His own finance business website says about himself “Sam is in hot demand for a reason” and as well as hosting a Sky News program is “the ‘go-to’ finance expert for Network Ten’s The Project and Nine’s Today show”.
But that all came crashing down on Tuesday when the TV star and finance guru was exposed as offering disastrous financial advice and getting staff to impersonate a client in phone calls to her superannuation fund.
He also faked his own CV, claiming on it to have a Masters of Commerce, and funnelled clients’ money into investment schemes in which he held shares.
Bombshell revelations at the Royal Commission into banking have revealed the practices of Mr Henderson.
The CEO and Chief Financial Adviser of the company Henderson Maxwell, his full name is Samuel Maxwell Henderson.
On his company’s website, against the backdrop of a beaming photograph of Sam Henderson is a blue prize winner’s rosette with the words “AFA Practice of the Year WINNER 2016”.
The Association of Financial Advisers’ top prize was a drawcard for prospective clients, who are told on Mr Henderson’s site “we’re not just another boring old finance firm” and “we believe in innovation, growth, honesty and the power of community”.
His personal website has videos of his TV spots giving advice about saving and superannuation and videos of his appearances at conferences and seminars.
But as revealed at the royal commission, his advice to one client was so bad it would have immediately triggered a $500,000 loss to her super fund.
Fair Work commissioner Donna McKenna approached Mr Henderson for advice in 2016, attracted by his AFA award, TV appearances and articles in The Australian Financial Review, Sydney Morning Herald, Today show and Money Magazine.
The royal commission heard Ms McKenna was put off by Mr Henderson’s hard sell of a self managed super fund which charged outlandish fees.
Had she rolled over her money from her own deferred benefit superannuation scheme, she would have incurred a half million dollar penalty.
Mr Henderson later admitted that 84 per cent of his company’s clients were tipped into funds his company looks after.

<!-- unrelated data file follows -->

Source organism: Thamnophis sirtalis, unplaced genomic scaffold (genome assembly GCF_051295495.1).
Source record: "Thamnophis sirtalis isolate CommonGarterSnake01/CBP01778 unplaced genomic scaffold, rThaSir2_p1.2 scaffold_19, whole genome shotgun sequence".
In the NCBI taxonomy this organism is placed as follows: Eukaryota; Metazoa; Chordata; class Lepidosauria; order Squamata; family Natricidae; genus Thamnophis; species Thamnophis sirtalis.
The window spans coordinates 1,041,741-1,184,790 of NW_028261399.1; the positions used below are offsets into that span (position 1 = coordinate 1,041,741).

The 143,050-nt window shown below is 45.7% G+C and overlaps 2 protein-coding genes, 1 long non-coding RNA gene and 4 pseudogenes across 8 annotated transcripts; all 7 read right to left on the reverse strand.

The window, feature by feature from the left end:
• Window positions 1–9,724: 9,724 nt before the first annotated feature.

Ms McKenna has lodged a formal complaint with the Financial Planning Association about Mr Henderson’s conduct and advice.
“If someone with my education and occupational background hits a wall when you engage proper disciplinary processes,” Ms McKenna told the commission.
“What hope would someone who doesn’t have that occupational background and skills, what hope would they have?”
But it was tape recordings of the a phone call by one of Mr Henderson’s staff impersonating Ms McKenna that sent out shockwaves on Tuesday.
Played during the hearings by counsel assisting the commission, Rowena Orr QC, the employee can be heard impersonating Ms McKenna to obtain details about her super.
The staff member is clearly told more than once that the half million dollar penalty would be applied if the fund was rolled over.
Mr Henderson told the commission that the information was never passed on, and he was “horrified”.
But he agreed when asked by Ms Orr if he instructed the employee to make the call, “I don’t recall, but most likely”.
Asked how many times the staffer made phone calls where she impersonated Ms McKenna, Mr Henderson replied, “Four or six. I think it might have been six”.
Following the hearings on Tuesday night the Australian Financial Review and Sky News sacked Mr Henderson.
Sky News Business said Mr Henderson no longer appeared on the channel, and that his last appearance was on April 13, one day after he was summoned to give evidence at the royal commission.
But his websites still trumpet his media prowess on TV and “in a host of print media … Sam is also [a] best-selling author … and a popular keynote speaker”.
“When Sam isn’t helping clients grow their nest egg and thrive in retirement, he chills out at home on the northern beaches with his partner and three kids, skis, surfs, sweats it out at Crossfit (with lots of other sweaty, crazy fit people) and reads about business and finance.
“(Yep, he still loves to read about business and finance in his ‘downtime’ — and that’s the kind of adviser you want by your side.)”
In the chatty advice on the About Us page of his website is written the spiel, “A recent survey found that almost half of all Australians fear they will not have enough money for a comfortable lifestyle when they retire.
“We want to give you peace of mind knowing that your money is invested smartly and in safe hands.”
“We’re the leaders in our field for a reason. It’s simple: our clients trust us.
“But despite being busy in the media, we never lose sight of the lasting difference we can make in your life — it’s not just about the money, it’s about making your money work for you.
“At Henderson Maxwell, we’re 100 per cent focused on you.”